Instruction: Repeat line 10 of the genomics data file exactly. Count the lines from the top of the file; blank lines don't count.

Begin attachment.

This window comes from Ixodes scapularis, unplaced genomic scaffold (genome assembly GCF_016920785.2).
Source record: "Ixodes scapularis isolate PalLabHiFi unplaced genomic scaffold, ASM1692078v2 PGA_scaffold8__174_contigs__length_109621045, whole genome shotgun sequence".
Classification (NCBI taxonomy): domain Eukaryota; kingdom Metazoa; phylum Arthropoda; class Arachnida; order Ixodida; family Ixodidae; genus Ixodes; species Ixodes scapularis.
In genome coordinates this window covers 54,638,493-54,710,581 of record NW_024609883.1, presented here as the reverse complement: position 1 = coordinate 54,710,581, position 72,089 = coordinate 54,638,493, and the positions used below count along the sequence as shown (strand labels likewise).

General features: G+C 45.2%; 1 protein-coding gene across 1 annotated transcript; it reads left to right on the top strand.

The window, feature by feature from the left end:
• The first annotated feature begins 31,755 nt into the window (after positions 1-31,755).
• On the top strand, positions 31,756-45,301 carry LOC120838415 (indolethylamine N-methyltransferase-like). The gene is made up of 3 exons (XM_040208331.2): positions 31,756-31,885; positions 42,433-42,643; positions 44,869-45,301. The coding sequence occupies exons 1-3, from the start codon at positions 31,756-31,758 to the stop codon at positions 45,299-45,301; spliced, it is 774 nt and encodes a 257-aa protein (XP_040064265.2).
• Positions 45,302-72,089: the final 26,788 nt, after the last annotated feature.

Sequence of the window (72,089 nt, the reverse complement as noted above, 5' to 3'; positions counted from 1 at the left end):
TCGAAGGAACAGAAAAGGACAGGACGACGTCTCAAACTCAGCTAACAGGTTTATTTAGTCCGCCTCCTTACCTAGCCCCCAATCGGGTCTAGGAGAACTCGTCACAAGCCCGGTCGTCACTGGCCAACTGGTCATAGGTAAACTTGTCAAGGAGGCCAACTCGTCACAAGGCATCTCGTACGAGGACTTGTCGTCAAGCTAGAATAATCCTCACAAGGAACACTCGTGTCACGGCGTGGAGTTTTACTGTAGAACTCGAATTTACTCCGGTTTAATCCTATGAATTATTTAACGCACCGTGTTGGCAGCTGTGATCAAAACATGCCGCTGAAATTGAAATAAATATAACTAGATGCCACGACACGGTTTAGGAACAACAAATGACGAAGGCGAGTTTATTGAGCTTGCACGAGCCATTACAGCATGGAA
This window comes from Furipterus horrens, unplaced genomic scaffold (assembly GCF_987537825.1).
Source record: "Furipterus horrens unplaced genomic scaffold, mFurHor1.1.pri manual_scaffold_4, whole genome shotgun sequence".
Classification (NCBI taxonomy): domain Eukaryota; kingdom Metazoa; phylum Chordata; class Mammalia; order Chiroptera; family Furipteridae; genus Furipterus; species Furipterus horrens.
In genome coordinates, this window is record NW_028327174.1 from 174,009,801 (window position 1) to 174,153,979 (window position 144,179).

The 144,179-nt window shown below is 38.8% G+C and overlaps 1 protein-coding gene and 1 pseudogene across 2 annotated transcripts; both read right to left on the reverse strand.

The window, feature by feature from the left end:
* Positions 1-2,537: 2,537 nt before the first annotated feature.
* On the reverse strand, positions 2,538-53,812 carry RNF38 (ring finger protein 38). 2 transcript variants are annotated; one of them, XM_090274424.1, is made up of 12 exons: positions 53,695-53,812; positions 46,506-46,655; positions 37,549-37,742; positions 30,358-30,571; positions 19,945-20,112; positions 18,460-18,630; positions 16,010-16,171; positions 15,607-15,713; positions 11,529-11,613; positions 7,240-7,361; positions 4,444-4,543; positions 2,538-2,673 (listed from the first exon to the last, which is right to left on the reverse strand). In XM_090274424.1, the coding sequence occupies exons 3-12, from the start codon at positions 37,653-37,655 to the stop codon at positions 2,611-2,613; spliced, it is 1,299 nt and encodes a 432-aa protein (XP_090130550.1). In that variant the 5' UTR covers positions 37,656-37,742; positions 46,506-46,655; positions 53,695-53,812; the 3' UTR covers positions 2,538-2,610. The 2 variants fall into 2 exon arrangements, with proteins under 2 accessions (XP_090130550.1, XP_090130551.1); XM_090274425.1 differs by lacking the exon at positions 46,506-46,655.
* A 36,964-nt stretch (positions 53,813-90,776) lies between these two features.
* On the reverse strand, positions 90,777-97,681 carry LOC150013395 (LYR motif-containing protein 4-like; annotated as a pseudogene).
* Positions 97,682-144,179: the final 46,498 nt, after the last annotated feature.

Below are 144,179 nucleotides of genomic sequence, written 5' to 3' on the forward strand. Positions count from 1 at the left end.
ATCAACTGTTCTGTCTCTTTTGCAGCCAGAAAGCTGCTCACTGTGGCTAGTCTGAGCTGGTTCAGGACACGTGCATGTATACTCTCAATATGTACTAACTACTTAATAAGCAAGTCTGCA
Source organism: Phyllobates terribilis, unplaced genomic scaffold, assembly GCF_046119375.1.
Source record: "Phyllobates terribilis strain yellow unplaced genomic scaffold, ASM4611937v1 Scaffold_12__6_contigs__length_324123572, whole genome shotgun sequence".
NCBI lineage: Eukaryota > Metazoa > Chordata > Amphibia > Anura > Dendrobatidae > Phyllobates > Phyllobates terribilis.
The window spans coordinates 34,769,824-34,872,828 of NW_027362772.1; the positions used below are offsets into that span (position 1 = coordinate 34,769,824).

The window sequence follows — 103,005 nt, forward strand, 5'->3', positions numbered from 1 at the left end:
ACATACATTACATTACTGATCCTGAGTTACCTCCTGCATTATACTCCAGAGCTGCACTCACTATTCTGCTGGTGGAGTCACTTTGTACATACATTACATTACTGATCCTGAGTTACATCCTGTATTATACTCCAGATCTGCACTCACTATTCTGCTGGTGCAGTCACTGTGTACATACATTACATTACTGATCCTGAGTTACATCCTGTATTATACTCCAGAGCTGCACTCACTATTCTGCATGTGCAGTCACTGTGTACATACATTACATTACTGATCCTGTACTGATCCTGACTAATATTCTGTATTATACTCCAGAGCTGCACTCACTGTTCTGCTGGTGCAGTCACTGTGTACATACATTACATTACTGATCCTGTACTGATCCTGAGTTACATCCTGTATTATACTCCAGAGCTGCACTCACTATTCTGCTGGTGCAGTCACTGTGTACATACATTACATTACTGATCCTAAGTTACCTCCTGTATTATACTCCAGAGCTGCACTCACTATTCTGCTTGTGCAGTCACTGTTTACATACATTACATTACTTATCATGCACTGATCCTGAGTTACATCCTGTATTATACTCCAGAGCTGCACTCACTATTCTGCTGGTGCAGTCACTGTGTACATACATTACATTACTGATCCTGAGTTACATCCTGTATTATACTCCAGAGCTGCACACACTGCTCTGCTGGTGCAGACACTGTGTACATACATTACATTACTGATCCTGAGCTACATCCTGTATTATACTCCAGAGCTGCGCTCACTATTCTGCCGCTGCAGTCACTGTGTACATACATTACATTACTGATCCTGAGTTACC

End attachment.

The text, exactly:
Sequence of the window (72,089 nt, the reverse complement as noted above, 5' to 3'; positions counted from 1 at the left end):